‘Sense of mistrust’: vaccination and Covid Safe Ticket divide society, Unia says

‘Sense of mistrust’: vaccination and Covid Safe Ticket divide society, Unia says
Credit: Belga

The way Belgium’s vaccination strategy is handled and the expanded use of the Covid Safe Ticket (CST) increase a sense of mistrust among the population, a report by national human rights institution Unia shows.

A year after its first report analysing the impact of the health crisis on human rights, Unia published a follow-up report monitoring human rights during the pandemic, based on reports from citizens and continuous monitoring against anti-discrimination legislation.

“The measures taken and the way in which they are communicated continue to create a feeling of discrimination and injustice among the population, further polarising society,” stressed Els Keytsman, director of Unia, in a press release.

Unia received 2,000 Covid-related reports from citizens between 20 August 2020 and 20 August 2021, which provide a picture of what is going on in society, what worries or concerns the population, and what are potentially problematic situations, the organisation says.

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The report shows that the number of Covid-19 reports increased gradually as the vaccination strategy took shape, with a strong rise in June 2021 as the EU Digital Covid Certificate took shape, reaching a peak in August 2021, when the Belgian CST was introduced.

Of the 2,000 reports, Unia received just over 1,000 on the vaccination strategy and vaccines, most of them criticising the divide of society by a person’s vaccination status: those who are not vaccinated risk being more restricted in their access to employment, goods and services, activities and social contacts.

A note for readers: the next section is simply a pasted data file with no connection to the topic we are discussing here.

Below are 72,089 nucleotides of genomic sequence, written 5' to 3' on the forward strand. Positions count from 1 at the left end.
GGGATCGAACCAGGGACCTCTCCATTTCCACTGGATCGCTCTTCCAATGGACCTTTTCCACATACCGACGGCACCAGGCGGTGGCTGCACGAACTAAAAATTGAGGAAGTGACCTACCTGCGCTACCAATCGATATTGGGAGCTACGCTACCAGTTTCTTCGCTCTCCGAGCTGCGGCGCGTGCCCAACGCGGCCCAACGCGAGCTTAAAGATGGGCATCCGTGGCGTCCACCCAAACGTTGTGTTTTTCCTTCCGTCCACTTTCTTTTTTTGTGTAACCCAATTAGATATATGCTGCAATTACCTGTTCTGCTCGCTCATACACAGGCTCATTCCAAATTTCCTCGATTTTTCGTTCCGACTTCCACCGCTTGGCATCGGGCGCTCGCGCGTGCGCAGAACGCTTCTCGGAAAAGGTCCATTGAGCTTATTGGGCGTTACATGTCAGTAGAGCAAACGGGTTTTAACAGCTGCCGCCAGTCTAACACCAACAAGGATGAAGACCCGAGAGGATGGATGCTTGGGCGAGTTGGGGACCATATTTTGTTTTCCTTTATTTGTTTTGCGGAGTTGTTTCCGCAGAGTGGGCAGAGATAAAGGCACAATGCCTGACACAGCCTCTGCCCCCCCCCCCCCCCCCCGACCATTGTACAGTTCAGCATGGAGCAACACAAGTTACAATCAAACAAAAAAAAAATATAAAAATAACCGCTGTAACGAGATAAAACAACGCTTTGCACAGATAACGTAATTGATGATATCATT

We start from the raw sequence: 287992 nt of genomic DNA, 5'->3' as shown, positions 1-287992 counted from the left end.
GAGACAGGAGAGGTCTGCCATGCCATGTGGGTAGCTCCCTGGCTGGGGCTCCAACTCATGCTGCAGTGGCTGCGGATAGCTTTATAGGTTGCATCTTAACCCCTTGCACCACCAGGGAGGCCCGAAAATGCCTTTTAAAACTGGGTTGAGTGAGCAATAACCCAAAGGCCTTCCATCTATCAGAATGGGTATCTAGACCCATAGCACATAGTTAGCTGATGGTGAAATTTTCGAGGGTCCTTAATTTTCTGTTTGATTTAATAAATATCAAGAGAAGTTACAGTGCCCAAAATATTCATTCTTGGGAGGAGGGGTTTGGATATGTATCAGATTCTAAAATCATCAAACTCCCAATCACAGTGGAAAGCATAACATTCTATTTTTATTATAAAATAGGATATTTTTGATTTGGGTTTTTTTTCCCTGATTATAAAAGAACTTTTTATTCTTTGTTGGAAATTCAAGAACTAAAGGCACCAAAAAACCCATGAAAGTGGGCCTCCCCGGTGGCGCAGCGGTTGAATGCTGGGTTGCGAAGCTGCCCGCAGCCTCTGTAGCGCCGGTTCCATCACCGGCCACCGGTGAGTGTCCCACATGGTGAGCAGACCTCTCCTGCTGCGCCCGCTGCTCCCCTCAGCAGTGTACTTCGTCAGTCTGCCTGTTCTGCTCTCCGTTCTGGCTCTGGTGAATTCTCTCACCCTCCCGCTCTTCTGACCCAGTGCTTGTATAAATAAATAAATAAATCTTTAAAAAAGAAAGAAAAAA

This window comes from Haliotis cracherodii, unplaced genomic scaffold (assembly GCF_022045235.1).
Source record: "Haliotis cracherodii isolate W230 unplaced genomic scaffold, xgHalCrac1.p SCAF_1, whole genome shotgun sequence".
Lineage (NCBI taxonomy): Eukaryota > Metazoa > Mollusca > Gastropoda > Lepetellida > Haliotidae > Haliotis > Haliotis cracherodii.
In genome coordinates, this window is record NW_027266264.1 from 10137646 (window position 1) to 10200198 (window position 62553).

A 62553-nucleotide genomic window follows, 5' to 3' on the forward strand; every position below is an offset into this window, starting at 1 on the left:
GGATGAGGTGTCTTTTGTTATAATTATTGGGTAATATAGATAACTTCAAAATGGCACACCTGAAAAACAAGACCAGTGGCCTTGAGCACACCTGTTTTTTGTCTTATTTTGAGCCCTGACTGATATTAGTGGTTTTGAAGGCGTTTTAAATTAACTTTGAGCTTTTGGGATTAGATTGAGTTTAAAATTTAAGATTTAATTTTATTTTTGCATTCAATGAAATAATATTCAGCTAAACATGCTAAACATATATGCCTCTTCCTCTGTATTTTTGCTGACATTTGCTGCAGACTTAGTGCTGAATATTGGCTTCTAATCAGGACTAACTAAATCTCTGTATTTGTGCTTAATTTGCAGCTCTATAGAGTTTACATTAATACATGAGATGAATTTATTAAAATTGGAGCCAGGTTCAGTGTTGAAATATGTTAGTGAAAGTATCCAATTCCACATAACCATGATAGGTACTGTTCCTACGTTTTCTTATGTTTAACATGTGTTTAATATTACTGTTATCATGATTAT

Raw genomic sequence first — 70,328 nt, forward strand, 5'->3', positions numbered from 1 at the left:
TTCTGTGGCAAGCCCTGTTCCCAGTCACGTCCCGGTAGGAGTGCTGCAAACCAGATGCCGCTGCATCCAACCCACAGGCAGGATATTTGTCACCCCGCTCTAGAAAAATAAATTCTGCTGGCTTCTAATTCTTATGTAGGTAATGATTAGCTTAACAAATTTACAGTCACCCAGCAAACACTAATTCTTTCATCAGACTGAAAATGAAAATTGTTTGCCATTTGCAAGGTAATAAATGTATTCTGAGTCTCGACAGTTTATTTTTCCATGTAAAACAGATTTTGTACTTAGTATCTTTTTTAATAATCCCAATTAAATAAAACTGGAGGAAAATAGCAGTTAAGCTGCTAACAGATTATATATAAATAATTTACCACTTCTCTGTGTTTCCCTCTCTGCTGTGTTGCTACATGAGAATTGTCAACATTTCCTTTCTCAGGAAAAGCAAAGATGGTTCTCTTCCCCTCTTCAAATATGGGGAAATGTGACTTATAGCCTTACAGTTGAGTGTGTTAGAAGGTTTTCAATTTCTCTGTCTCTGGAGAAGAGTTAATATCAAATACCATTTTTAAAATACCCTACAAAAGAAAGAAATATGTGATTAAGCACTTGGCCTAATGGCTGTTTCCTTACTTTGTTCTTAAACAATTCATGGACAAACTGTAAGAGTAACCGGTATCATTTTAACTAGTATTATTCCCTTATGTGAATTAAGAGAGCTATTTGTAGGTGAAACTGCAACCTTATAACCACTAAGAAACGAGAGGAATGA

“The CST has repeatedly been advocated as an instrument to increase vaccination coverage. If this was the aim, a legal obligation for certain professional sectors for example, would have been preferable,” said Keytsman.

“The authorities would have been more coherent if they had consistently taken on this responsibility,” she said, adding that Unia is also aware of the risks of compulsory vaccination, which must always be proportionate, limited to what is strictly necessary and, above all, inclusive.

Additionally, the organisation received a lot of questions about (lack of) vaccination and access to employment and internships.

‘Can’t stigmatise populations’

While it is not uncommon to make vaccination compulsory by law (as is the case for hepatitis B and tetanus) in sectors where people are more exposed to a virus, employers cannot impose the vaccine if the law does not provide for it, Unia stressed.

“[Vaccination] must not be imposed without accompanying measures, so as not to exclude or stigmatise populations that are already vulnerable or marginalised in an occupational context,” said Keytsman.

The obligation should also be limited to the sectors considered to be most at risk, “to avoid extending it to other professions without any real justification,” she added.

On top of that, they cannot automatically fire employees for not being vaccinated or simply refuse job applicants who have not been vaccinated. Those who cannot be vaccinated for medical reasons are entitled to reasonable accommodation and cannot be removed from work.

Even though the observations of Unia’s report end in August 2021, it “cannot ignore what happened next,” the organisation said.

The Covid Safe Ticket (CST), initially intended for travel and mass events, expanded in time and space at the end of the summer with no clear indication of where it would end.

“This led to a huge increase in reports to Unia: between 21 August and 15 October, we registered 1,255 reports (almost half of all reports),” it said.

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